To strike a deal to take over the air bag maker at the heart of the auto industry’s biggest safety recall, potential rescuers of Japan’s Takata Corp have extended talks, already in their 14th month reported the media.
the preferred bidder for Takata, whose faulty air bags have been blamed for at least 16 deaths worldwide are car-parts maker Key Safety Systems Inc (KSS) and Bain Capital LLC.
Reuters reports that to oversee the search for a financial sponsor, automaker clients, suitors and bankers are now likely to run on until at least end-May, the airbag maker had tapped a steering committee and the discussions include the steering committee.
Issues such as an indemnity agreement to cover reimbursement costs for air bag recalls, estimated to be as high as $10 billion, were the focus of the recent talks that were described by two participants as “chaotic”.
still conducting due diligence are Bain, a U.S. private equity fund and KSS, a U.S.-based maker of air bags, seatbelts and steering wheels.
Plans to offer around 200 billion yen ($1.8 billion) for Takata are being made by KSS – which was bought last year by China’s Ningbo Joyson Electronic Corp – and Bain, sources reportedly said.
There were no comments made to media enquiries by a spokesman for Takata and the steering committee. A spokeswoman for KSS also declined to comment.
Through a transparent court-ordered process such as bankruptcy, which would wipe out the firm’s shareholder value, automakers including Honda Motor Co, which have been footing the bill for recalls dating back to 2008, want Takata restructured, reported Reuters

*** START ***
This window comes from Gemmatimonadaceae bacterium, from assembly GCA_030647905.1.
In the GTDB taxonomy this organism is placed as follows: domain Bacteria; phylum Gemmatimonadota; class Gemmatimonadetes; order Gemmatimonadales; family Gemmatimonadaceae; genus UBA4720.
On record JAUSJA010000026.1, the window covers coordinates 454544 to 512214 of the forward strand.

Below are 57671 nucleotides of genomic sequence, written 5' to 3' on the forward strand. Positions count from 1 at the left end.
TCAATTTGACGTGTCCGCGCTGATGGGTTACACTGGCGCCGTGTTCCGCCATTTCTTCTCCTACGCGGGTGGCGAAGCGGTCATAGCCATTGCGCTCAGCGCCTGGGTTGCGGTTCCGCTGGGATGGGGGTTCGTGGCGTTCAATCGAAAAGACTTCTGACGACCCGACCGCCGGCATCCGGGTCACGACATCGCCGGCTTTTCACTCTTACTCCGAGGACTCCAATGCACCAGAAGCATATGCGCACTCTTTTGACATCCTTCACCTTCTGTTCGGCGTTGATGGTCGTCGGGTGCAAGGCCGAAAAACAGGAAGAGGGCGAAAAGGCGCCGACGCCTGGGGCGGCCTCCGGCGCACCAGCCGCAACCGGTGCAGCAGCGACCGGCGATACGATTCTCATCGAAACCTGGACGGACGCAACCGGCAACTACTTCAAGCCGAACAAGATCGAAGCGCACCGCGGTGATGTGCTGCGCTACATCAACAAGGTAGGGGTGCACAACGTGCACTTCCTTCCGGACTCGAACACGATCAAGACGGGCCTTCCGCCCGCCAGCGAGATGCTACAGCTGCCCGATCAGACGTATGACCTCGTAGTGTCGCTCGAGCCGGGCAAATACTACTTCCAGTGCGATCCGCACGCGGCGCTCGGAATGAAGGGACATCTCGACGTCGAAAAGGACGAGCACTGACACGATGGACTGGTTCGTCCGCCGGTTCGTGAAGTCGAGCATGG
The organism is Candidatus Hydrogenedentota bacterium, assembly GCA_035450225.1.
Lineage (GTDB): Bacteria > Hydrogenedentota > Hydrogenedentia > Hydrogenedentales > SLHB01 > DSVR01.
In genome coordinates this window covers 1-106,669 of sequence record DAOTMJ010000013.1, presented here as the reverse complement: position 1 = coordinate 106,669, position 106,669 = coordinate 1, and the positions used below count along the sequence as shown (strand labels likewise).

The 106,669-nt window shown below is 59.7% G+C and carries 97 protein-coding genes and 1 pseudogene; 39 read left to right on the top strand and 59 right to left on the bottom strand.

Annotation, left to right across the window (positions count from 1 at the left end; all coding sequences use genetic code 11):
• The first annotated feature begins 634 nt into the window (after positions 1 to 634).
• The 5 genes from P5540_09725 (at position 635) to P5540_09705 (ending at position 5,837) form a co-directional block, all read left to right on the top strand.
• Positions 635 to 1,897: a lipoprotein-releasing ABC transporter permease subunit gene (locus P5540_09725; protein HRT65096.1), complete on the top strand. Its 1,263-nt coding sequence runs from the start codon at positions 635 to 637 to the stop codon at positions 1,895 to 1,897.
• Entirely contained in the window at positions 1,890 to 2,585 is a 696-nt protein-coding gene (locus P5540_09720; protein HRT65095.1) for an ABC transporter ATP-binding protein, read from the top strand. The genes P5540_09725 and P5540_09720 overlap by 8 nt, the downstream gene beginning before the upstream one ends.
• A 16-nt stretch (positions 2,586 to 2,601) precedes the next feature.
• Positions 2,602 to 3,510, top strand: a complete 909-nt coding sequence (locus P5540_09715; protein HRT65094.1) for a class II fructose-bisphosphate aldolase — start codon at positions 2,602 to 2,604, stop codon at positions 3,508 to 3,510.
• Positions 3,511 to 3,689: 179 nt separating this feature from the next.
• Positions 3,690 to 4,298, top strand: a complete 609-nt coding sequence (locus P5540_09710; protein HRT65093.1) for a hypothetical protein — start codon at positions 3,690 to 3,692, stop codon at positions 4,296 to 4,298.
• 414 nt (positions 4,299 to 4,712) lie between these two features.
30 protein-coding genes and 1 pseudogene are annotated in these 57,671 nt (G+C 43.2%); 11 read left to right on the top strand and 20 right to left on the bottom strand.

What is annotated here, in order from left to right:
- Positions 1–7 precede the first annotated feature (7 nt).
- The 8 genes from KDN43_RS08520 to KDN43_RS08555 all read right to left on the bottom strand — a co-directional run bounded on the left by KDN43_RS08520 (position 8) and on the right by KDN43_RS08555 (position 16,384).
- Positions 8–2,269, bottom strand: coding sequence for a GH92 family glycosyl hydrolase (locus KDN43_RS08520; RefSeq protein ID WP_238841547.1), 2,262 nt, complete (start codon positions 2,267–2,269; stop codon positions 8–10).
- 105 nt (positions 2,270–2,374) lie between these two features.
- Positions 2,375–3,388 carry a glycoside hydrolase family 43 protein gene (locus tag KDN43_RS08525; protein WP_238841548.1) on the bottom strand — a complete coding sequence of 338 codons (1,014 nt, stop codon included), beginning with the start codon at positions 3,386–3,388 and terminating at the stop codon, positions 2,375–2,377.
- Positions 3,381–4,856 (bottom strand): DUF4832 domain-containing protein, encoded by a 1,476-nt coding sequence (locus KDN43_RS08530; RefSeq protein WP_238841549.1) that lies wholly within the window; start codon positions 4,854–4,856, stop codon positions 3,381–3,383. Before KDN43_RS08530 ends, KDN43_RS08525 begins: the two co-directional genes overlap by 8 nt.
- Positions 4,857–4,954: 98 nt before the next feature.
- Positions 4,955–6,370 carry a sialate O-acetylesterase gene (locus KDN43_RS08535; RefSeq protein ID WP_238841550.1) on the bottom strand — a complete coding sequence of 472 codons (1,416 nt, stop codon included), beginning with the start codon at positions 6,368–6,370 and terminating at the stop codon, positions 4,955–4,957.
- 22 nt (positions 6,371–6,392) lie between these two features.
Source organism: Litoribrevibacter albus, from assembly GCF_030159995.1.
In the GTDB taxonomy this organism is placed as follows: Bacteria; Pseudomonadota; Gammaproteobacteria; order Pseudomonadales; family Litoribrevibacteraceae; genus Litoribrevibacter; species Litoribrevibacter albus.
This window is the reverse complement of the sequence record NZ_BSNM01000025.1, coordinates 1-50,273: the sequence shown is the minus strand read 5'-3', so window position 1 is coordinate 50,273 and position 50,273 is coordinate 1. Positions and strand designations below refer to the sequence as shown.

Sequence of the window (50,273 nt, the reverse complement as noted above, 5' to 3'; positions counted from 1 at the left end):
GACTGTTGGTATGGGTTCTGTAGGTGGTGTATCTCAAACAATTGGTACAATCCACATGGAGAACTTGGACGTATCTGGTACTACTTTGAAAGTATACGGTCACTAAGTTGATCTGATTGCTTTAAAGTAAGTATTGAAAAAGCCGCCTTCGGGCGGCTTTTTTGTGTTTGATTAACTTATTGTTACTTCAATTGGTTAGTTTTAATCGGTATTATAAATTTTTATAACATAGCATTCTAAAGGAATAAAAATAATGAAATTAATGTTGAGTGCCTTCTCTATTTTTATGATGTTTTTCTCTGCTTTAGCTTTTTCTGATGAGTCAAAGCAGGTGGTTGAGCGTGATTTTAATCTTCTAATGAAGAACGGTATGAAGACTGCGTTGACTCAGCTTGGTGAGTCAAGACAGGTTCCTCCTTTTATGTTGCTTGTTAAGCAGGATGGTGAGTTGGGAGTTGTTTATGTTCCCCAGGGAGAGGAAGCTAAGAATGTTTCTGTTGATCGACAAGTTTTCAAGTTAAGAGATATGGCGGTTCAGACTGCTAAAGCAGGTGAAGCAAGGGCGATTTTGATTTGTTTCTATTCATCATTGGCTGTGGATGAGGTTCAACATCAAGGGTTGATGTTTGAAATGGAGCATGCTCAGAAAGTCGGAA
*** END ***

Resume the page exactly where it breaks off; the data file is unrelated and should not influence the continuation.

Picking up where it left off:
“There’s no other option,” said one automaker executives to reuters. “A privately arranged restructuring would require them to repay billions. They can’t afford that.” But a “private restructuring” that would preserve some of the founding Takada family’s 60 percent stake is what Takata, the world’s second-biggest air bag maker, is holding out for.
Since the recall crisis began escalating in early 2014, Takata stock has cratered 90 percent and the clock is ticking for the company. The potential for Takata to collapse if it couldn’t find a buyer was cited by U.S. federal Judge George Steeh in February.
Its inflators, which can explode with excessive force, blasting shrapnel into passenger areas, conceded Takata as it pleaded guilty in Steeh’s District Court to a felony charge as part of a $1 billion settlement with automakers and victims.
The company is also trying to settle legal liabilities in the United States, where it faces a class-action lawsuit, and other countries where its air bag inflators have exploded
Speculations that it would have to seek some form of bankruptcy protection from creditors in the United States or Japan, have been denied by Takata.
Though some automakers have switched to rival suppliers, the auto industry needs it to keep producing the millions of inflators needed to replace recalled air bags and hence the company has not been allowed to simply disappear.
Also, in a global industry dominated by just three companies, the government in Tokyo is keen to preserve a major Japanese maker of air bags.
(Adapted from Reuters)